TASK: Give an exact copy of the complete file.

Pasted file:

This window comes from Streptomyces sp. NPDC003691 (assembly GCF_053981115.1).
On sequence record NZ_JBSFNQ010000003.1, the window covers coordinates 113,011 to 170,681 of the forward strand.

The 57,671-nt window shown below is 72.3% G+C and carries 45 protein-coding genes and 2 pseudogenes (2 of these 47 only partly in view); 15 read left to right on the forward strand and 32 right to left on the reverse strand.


This window comes from Streptomyces sp. NPDC003691 (assembly GCF_053981115.1).
On sequence record NZ_JBSFNQ010000003.1, the window covers coordinates 113,011 to 170,681 of the forward strand.

The 57,671-nt window shown below is 72.3% G+C and carries 45 protein-coding genes and 2 pseudogenes (2 of these 47 only partly in view); 15 read left to right on the forward strand and 32 right to left on the reverse strand.